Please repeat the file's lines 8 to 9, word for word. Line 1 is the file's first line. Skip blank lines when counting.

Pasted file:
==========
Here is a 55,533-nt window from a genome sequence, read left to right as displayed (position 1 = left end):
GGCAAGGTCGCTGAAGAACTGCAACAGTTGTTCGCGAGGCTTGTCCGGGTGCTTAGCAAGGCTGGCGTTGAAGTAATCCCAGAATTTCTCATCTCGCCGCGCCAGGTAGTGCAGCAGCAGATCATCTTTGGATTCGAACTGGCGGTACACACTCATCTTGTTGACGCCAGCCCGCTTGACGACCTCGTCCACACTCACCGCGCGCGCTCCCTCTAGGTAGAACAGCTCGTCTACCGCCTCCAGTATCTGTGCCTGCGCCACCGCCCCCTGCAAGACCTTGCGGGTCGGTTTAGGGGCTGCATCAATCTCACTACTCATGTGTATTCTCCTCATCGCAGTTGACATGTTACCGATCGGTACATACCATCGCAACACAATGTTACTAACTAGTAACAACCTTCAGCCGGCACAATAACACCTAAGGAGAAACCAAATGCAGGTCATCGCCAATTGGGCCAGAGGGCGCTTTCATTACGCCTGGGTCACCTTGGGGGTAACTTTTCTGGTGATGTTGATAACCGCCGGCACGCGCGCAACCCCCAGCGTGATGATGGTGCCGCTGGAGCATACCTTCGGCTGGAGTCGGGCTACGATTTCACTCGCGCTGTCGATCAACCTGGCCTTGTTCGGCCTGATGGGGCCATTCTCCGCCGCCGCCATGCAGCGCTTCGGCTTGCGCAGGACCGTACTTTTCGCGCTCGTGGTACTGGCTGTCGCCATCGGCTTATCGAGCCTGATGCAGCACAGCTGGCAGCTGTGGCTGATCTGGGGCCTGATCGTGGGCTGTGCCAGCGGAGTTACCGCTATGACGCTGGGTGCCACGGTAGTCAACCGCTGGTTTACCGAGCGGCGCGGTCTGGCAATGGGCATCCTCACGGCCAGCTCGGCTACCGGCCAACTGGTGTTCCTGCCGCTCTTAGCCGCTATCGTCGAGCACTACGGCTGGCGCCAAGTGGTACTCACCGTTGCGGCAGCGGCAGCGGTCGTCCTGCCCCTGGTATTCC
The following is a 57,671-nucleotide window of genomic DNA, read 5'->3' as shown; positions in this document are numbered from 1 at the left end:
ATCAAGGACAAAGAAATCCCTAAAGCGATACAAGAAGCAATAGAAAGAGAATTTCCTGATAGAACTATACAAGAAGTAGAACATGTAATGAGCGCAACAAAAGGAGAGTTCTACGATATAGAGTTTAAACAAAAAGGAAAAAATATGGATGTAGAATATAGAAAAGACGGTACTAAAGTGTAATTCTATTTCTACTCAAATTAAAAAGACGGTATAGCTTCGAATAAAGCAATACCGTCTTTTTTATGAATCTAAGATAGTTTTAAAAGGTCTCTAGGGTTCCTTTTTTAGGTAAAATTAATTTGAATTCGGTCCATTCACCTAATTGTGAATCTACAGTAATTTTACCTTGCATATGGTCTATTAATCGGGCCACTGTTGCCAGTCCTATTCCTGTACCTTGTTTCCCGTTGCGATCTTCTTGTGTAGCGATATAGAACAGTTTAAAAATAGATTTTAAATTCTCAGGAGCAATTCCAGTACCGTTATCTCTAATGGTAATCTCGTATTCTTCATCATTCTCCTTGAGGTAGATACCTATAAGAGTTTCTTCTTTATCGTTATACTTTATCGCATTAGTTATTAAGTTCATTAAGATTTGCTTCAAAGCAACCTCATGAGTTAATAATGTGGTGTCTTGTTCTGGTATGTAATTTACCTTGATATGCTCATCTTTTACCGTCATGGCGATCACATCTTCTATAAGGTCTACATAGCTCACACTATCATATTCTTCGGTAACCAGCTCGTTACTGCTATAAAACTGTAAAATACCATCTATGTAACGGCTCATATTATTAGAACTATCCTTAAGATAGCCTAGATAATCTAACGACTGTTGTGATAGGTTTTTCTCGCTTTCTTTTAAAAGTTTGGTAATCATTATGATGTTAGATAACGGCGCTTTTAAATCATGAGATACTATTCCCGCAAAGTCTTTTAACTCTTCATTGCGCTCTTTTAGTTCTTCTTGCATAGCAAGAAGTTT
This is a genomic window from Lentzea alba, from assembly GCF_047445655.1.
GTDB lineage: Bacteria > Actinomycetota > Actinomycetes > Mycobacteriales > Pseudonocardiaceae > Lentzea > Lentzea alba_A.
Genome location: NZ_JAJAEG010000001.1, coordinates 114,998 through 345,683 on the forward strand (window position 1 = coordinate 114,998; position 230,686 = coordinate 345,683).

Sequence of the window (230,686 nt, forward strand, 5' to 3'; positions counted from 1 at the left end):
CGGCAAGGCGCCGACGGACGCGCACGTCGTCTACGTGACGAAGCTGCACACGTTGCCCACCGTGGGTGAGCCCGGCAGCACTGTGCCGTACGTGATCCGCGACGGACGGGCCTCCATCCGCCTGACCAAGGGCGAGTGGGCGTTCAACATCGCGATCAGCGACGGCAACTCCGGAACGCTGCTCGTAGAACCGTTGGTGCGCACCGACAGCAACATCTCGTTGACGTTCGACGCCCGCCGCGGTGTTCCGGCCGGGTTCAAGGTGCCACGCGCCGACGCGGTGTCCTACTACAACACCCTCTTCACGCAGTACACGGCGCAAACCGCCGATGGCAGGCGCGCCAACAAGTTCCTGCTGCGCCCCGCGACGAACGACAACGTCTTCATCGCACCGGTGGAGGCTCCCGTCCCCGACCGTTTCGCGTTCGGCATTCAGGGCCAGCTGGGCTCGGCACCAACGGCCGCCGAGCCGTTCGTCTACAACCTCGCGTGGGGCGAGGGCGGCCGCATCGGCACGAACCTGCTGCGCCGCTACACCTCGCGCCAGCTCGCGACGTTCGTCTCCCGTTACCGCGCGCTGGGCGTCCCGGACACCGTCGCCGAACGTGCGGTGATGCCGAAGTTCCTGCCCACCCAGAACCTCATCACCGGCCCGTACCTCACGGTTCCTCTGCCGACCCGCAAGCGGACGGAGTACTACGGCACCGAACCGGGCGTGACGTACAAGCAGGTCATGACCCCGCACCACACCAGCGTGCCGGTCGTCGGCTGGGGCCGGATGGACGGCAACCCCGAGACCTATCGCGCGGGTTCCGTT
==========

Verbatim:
Sequence of the window (230,686 nt, forward strand, 5' to 3'; positions counted from 1 at the left end):
CGGCAAGGCGCCGACGGACGCGCACGTCGTCTACGTGACGAAGCTGCACACGTTGCCCACCGTGGGTGAGCCCGGCAGCACTGTGCCGTACGTGATCCGCGACGGACGGGCCTCCATCCGCCTGACCAAGGGCGAGTGGGCGTTCAACATCGCGATCAGCGACGGCAACTCCGGAACGCTGCTCGTAGAACCGTTGGTGCGCACCGACAGCAACATCTCGTTGACGTTCGACGCCCGCCGCGGTGTTCCGGCCGGGTTCAAGGTGCCACGCGCCGACGCGGTGTCCTACTACAACACCCTCTTCACGCAGTACACGGCGCAAACCGCCGATGGCAGGCGCGCCAACAAGTTCCTGCTGCGCCCCGCGACGAACGACAACGTCTTCATCGCACCGGTGGAGGCTCCCGTCCCCGACCGTTTCGCGTTCGGCATTCAGGGCCAGCTGGGCTCGGCACCAACGGCCGCCGAGCCGTTCGTCTACAACCTCGCGTGGGGCGAGGGCGGCCGCATCGGCACGAACCTGCTGCGCCGCTACACCTCGCGCCAGCTCGCGACGTTCGTCTCCCGTTACCGCGCGCTGGGCGTCCCGGACACCGTCGCCGAACGTGCGGTGATGCCGAAGTTCCTGCCCACCCAGAACCTCATCACCGGCCCGTACCTCACGGTTCCTCTGCCGACCCGCAAGCGGACGGAGTACTACGGCACCGAACCGGGCGTGACGTACAAGCAGGTCATGACCCCGCACCACACCAGCGTGCCGGTCGTCGGCTGGGGCCGGATGGACGGCAACCCCGAGACCTATCGCGCGGGTTCCGTT